Wine Australia axes wine export panel

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  • Tuesday 31 January 2012

Wine Australia has axed its controversial export approval panel with immediate effect, replacing it with a permanent company audit regime.

Australia Yarra Valley

Australian wineries: no more export approval

The changes are the result of a consultation by Wine Australia (formerly the Australian Wine & Brandy Corporation), the Government statutory authority responsible for wine export compliance and regulation, a statement released yesterday says.

Exporters will no longer have to submit their wines for approval but they will be licensed and will be subject to audit, and must provide wine for comprehensive testing as required.

The auditing process will be expanded, Wine Australia says, with auditors visiting wineries to inspect records, examine labels and collect samples of exported wines.

Wine Australia’s chief executive Andrew Cheesman stressed that standards required for exported wines had not changed, ‘but our approach to administering these standards will move from reliance on pre-export product inspections to a risk-based approach.’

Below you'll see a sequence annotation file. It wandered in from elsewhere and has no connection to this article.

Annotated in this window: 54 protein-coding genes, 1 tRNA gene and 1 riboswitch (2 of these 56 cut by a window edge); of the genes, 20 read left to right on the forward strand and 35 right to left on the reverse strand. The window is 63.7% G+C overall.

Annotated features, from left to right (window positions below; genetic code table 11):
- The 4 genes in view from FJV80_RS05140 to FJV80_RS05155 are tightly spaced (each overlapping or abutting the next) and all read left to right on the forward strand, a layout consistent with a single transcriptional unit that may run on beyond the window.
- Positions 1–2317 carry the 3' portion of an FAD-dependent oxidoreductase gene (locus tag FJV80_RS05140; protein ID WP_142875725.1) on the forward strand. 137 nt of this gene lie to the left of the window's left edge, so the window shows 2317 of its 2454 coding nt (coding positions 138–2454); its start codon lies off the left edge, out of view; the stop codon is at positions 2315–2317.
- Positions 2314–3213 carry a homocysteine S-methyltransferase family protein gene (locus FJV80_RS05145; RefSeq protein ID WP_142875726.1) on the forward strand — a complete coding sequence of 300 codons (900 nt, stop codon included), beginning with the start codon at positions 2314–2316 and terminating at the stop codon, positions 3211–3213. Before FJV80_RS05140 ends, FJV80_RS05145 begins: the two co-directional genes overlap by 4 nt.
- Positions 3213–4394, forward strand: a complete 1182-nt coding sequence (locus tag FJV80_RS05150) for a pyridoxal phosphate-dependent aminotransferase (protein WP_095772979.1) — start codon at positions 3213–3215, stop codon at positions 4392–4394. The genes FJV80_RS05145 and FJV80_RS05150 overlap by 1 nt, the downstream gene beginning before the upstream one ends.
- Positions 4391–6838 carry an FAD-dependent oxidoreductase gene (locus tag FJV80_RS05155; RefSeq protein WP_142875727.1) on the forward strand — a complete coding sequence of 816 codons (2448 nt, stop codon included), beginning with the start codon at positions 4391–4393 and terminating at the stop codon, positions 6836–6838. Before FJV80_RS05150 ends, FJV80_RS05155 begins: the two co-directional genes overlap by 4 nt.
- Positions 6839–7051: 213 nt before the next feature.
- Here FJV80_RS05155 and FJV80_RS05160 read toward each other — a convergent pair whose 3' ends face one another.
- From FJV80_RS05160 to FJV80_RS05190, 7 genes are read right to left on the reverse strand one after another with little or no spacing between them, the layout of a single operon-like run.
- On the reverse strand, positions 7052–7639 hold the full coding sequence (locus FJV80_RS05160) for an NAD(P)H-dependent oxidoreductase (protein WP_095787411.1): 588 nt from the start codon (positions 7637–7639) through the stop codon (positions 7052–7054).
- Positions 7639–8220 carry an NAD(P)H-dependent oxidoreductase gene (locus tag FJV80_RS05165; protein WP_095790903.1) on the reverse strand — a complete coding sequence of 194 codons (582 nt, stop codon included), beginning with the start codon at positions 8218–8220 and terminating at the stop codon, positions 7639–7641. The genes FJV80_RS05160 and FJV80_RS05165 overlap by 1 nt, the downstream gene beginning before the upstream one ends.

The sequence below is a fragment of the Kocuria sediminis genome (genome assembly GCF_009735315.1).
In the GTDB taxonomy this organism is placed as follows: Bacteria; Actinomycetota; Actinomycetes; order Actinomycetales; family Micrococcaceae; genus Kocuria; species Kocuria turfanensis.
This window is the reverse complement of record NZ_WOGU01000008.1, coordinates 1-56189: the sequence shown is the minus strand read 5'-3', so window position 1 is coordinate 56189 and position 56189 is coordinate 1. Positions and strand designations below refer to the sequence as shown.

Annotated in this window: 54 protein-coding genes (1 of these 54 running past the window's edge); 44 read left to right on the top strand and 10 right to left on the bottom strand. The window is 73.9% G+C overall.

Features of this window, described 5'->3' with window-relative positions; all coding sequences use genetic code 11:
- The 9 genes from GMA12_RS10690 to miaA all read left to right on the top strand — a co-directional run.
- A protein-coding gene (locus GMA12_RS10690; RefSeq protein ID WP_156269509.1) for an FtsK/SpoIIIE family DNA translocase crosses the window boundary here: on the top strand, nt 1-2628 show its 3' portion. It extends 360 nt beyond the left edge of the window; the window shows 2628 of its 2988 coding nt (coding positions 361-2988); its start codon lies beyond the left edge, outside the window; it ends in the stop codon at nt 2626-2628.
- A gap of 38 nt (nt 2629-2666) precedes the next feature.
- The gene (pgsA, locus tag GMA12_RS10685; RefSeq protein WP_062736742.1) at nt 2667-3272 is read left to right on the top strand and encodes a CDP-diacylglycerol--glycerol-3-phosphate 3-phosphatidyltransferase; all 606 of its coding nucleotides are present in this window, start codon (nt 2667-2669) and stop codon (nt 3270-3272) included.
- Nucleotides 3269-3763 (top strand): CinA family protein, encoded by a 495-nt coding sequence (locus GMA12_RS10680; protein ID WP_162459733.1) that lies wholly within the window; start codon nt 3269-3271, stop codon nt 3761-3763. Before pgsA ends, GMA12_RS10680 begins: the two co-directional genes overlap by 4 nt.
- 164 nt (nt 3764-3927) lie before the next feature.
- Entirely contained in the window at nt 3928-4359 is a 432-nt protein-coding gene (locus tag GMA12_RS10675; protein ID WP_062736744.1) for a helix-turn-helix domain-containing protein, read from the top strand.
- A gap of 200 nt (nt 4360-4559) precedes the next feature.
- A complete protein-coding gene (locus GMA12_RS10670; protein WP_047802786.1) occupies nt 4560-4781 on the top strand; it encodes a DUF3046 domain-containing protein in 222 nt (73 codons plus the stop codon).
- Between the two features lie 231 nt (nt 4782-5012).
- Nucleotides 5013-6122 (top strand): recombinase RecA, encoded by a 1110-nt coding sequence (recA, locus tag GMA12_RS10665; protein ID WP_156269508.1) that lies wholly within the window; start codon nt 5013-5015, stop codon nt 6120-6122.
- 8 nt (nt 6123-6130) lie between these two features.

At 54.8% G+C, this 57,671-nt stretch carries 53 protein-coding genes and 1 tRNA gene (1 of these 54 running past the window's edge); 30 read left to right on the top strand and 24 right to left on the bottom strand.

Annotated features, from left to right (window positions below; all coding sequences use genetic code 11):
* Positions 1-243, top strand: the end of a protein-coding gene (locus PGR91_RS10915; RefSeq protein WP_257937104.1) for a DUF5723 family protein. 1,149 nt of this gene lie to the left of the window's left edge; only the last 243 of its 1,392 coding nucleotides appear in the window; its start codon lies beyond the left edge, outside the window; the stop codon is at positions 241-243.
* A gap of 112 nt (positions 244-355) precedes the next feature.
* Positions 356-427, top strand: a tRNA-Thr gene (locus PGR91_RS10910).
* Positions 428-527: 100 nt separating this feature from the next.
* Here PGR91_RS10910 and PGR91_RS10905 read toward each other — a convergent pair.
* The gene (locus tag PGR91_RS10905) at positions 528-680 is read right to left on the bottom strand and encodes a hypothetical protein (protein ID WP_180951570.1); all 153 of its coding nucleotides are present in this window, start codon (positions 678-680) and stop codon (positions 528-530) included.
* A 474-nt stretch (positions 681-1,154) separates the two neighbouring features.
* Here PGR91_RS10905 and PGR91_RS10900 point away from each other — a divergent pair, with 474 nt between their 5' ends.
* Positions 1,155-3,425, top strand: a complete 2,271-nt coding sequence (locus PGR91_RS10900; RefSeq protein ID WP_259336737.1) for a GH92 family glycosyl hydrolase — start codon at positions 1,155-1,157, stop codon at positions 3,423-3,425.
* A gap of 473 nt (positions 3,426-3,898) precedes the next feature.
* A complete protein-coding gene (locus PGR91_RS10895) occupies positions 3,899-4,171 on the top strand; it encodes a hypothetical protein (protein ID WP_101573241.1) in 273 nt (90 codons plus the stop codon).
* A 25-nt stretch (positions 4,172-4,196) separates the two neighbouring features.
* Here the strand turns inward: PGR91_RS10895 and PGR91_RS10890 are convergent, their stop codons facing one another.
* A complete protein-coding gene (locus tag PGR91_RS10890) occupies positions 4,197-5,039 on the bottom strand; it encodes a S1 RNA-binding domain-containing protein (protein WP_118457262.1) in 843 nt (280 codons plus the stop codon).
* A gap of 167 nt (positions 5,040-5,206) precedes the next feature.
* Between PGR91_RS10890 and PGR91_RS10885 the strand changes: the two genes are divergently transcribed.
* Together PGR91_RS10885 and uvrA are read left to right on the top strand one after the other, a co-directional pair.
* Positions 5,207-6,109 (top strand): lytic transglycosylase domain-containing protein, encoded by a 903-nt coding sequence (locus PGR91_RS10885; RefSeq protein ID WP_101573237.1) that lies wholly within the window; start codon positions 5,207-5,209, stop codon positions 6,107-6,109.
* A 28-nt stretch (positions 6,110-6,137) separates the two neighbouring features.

Industry needs had changed, he said. ‘When the current export controls were first introduced four decades ago, Australian table wine was hardly known overseas and there was a risk that even one faulty wine could hurt our reputation.’

The Australian Wine Export Council panel, which was set up in 1929, was embroiled in controversy last year, with senior commentators and producers complaining it was out of touch after wines that had been lauded by critics were rejected for export.

Journalist Tim White derided the panel’s process as ‘ridiculous’ and 'anachronistic'.

Under the new system there will be an increased emphasis on ensuring winemakers understand the workings of the international regulatory environment, instead of judging wine quality.

‘We see that as our role in the modern, global industry. The market place and consumers should be the arbiter of wine quality,’ Cheesman said.

The new system will be fully implemented over the next 12 months, with the support of the industry’s representative body, the Winemakers’ Federation of Australia. All existing export licences remain current.

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